Slags and snails are a problem in open garden.
Treatment: These pests are controlled using an appropriate molluscicide, both pellet and liquid forms or by hand pick at regular inspections.

Both the adults ans larvae of two kinds of weevils feed on Begonia caroliniifolia.
Treatment: Insecticides are capable of controlling these insects, but if they are inside the cavities of the plants, they will not be killed. To fully exterminate them, systemic insecticide are needed.

Whiteflies infest the under-surface of the uppermost leaves and if disturbed fly rapidly around the top of the host plants.
Treatment: Successive sprays of insecticidal soaps or white oil will eradicate whiteflies infestations. Coverage of leaf undersides is important.

Bacterial leaf spot will produce water-soaked areas on the leaves that are surrounded by yellow rings. It may cause leaf drop and, in some cases, associated stem rot may occur.
Treatment: Once the disease is present, remove and destroy any affected leaves or stems and spray the plants with a bacterial leaf spot treatment.

Botrytis blight will produce gray moldy patches on leaves, stems and duds.
Treatment: This disease can be managed by improving the air circulation and plant hygiene by removing and destroying dead and dying leaves ans flowers. Use a suitable fungicide.

Powdery mildews produce unsightly white powdery patches on leaves, stems and buds.
Treatment: Manage this disease by restricting watering to morning so that water unwillingly splashed on leaves will quickly evaporate. Improve the air circulation around the plants. Severe cases may be treated with adequate fungicide.

Pythium rot root attacks the roots and stem bases of adult plants and cuttings. Affected plants at first will have a slightly wilted appearance, followed by yellowing their lower leaves. As the disease progress, the roots and stems turn black and musky, leading to the death of the plant.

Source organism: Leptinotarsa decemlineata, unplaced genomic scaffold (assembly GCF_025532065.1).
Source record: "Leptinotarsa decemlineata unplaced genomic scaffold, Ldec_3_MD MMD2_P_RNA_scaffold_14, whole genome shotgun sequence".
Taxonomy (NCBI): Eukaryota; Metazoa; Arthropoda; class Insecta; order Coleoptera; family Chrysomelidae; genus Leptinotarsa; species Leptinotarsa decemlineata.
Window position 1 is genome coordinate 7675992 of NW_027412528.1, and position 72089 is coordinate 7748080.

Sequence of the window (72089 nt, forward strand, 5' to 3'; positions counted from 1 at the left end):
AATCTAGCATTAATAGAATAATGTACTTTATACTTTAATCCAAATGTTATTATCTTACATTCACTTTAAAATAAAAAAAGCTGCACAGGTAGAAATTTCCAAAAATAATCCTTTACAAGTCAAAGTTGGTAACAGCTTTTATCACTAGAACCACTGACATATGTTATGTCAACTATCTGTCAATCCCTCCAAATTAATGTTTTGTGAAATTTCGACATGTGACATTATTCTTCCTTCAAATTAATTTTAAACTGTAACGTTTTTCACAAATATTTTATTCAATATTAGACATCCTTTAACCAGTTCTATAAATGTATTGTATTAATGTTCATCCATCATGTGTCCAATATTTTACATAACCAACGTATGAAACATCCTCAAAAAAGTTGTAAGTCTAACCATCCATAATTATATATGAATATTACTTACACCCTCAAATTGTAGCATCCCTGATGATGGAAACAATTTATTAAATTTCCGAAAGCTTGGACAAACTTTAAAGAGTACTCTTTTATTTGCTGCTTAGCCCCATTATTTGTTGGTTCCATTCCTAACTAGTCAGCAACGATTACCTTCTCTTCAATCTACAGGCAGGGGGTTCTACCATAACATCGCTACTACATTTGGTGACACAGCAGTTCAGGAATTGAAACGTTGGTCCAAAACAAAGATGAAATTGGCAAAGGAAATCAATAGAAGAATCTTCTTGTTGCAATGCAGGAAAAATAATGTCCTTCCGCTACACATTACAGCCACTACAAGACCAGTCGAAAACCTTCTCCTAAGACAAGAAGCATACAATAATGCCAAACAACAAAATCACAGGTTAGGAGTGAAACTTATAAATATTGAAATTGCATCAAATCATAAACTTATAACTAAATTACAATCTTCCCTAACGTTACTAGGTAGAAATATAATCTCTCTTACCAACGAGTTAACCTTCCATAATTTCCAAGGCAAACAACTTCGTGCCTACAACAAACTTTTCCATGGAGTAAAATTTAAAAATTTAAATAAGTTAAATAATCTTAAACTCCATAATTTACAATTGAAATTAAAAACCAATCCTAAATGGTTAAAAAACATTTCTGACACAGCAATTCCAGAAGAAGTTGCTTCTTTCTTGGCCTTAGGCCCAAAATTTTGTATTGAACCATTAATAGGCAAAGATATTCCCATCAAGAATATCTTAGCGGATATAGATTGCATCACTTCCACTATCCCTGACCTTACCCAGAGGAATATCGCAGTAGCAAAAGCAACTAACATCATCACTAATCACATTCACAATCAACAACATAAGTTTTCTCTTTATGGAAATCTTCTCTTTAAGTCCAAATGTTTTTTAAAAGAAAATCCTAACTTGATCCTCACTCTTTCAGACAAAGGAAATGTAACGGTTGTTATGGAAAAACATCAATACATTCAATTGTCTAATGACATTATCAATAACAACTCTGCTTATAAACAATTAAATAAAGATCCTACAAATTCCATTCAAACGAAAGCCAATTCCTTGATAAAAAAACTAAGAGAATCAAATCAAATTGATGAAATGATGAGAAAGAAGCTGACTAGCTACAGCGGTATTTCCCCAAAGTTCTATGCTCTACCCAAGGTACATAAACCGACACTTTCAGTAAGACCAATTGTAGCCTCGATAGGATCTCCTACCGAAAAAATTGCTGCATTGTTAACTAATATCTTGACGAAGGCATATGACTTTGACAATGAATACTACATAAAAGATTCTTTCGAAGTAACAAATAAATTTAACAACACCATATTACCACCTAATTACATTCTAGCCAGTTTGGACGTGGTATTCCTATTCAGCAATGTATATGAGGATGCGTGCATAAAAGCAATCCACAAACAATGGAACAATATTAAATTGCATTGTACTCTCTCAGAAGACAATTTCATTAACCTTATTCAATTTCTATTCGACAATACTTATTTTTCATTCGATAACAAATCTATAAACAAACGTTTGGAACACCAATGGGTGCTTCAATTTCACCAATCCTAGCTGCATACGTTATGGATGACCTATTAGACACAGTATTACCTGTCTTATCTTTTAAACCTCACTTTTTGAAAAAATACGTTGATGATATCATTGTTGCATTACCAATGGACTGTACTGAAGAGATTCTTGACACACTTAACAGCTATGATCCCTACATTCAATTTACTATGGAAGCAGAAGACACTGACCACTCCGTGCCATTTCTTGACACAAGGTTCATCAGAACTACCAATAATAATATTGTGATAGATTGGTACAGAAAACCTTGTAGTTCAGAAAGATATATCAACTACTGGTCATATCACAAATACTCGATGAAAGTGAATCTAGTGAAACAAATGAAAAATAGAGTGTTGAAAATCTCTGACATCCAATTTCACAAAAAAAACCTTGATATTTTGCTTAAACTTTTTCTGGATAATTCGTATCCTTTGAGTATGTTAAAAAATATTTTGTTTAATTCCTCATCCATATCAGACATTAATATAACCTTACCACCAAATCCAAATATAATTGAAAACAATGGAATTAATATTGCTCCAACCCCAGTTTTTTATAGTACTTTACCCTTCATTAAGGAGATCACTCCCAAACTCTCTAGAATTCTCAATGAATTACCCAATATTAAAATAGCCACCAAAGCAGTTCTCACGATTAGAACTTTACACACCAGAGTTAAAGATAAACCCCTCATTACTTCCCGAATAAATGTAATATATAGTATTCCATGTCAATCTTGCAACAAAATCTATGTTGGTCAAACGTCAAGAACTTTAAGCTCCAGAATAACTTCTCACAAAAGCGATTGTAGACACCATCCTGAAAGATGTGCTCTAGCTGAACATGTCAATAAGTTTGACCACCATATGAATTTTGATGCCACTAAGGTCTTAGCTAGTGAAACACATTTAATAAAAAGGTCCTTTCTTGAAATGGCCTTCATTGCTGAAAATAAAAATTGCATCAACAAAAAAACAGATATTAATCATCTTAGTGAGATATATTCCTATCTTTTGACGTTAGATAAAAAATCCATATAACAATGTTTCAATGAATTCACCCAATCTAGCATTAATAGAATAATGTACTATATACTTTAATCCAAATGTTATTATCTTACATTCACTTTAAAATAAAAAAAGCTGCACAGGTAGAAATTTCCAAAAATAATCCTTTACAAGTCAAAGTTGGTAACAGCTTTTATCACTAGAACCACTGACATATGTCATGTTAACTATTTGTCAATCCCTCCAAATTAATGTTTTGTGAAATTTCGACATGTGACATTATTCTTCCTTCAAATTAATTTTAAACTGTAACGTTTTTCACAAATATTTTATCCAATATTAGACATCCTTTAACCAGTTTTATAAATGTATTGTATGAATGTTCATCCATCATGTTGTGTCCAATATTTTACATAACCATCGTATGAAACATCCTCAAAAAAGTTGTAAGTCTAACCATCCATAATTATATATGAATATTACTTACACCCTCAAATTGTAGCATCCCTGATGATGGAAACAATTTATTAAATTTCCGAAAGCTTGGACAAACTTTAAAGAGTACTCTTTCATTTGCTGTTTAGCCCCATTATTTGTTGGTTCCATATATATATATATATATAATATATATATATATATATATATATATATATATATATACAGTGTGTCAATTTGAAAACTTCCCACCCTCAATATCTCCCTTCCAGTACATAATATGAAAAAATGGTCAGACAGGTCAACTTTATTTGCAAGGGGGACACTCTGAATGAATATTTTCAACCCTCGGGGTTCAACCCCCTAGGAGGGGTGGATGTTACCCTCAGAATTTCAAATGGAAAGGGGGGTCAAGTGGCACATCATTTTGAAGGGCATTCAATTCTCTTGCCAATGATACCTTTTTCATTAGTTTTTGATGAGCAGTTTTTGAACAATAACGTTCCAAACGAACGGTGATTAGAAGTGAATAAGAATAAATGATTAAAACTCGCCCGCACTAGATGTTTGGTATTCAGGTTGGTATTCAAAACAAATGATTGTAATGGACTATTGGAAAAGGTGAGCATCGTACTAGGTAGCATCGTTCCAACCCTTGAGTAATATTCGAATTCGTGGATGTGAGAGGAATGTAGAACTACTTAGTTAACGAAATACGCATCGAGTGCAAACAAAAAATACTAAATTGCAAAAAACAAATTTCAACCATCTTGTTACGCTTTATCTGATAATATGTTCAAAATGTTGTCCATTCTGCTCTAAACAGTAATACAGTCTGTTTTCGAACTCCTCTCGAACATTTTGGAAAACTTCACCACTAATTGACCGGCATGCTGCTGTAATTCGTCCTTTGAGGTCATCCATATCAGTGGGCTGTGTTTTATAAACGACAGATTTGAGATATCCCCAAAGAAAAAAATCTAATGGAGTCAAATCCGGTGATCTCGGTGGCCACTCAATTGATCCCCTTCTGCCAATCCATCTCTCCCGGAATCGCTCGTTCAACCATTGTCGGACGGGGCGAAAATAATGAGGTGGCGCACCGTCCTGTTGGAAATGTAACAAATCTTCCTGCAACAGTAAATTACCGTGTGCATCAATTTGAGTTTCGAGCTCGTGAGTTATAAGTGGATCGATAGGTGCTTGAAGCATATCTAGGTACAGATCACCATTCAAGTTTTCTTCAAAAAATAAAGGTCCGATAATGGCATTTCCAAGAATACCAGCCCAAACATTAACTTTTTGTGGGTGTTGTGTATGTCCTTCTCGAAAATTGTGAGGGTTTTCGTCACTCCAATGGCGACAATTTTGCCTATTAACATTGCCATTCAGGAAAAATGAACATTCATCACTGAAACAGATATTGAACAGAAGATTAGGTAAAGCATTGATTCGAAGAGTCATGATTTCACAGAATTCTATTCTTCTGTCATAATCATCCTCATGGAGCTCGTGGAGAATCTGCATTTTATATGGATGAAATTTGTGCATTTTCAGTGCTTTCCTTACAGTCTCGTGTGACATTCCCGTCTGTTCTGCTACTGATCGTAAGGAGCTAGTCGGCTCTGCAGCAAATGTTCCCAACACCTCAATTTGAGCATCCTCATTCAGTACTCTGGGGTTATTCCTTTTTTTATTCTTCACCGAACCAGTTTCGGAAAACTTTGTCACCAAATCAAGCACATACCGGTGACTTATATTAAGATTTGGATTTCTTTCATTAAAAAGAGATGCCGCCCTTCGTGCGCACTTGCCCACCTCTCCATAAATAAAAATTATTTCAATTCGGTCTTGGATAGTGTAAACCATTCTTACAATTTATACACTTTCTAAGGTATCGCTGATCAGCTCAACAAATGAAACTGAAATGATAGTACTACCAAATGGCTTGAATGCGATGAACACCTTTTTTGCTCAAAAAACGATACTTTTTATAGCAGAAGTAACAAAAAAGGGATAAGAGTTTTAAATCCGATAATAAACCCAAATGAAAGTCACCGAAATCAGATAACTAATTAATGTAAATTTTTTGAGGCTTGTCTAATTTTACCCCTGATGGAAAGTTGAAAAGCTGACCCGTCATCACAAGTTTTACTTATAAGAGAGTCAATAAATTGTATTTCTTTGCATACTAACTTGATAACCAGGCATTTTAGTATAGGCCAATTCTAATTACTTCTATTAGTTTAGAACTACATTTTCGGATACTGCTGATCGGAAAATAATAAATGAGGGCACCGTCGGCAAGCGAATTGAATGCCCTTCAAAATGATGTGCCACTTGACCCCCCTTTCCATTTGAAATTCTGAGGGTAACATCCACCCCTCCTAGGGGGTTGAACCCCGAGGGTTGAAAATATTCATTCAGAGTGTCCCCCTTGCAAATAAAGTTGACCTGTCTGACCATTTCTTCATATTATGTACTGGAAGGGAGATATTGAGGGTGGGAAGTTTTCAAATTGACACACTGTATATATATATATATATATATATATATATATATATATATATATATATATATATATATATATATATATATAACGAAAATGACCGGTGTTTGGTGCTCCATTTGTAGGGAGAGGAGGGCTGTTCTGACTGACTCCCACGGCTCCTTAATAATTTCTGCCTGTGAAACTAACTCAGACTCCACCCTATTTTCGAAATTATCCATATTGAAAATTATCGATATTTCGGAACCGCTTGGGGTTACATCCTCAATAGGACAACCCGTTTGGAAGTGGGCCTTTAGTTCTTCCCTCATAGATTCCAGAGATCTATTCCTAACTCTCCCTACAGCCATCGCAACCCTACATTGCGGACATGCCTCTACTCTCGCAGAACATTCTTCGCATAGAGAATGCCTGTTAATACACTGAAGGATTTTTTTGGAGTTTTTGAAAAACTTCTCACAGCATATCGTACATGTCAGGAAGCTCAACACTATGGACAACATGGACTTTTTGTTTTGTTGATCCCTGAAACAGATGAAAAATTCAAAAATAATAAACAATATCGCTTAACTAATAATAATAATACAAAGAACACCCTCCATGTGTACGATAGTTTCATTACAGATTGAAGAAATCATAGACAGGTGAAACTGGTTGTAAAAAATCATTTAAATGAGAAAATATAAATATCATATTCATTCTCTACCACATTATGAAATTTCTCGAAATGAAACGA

Treatment: The use of sterilized potting mixture and use of appropriate fungicide will control this disease.

Rhizoctonia crown rot will be detected by the presents of brownish mould spreading from the soil to the infected stem base, a condition that will eventually lead to the collapse and death of the stem. This fungal disease appear only on plants that have been damaged or stressed by high temperatures or poor growing conditions.
Treatment: Maintenance of hygienic conditions and good cultural practice should prevent fungal growth. Fungicide sprays are also available.

A variety of viral diseases can attack  Begonia caroliniifolia plants causing symptoms like yellowing the leaves, pale yellow rings or spots, leaf malformation and stunted growth.
Treatment: Always use sterile potting mixture and treat insect infestations to prevent viral disease. Destroy all affected plants.

Uses and display: Begonia caroliniifolia is striking as a house plant and surely just as much an eye-catcher in your terrarium or as a exotic plant at home. It makes an excellent feature plant for any garden scheme. This distinctive and dramatic plant features large, light green compound leaves and an upright growing. It is an unusual specimens within its genus.


Foliage – green
Shape – upright
Height: 60-100cm (24-39 inch)

Watering in rest period – moderately
Watering in active growth period – moderately
Light – bight filtered
Temperature in rest period – min 12oC max 16oC (55-60oF)
Temperature in active growth period – min 16oC max 27oC (61-81oF)
Humidity – moderate

Hardiness zone 10a-11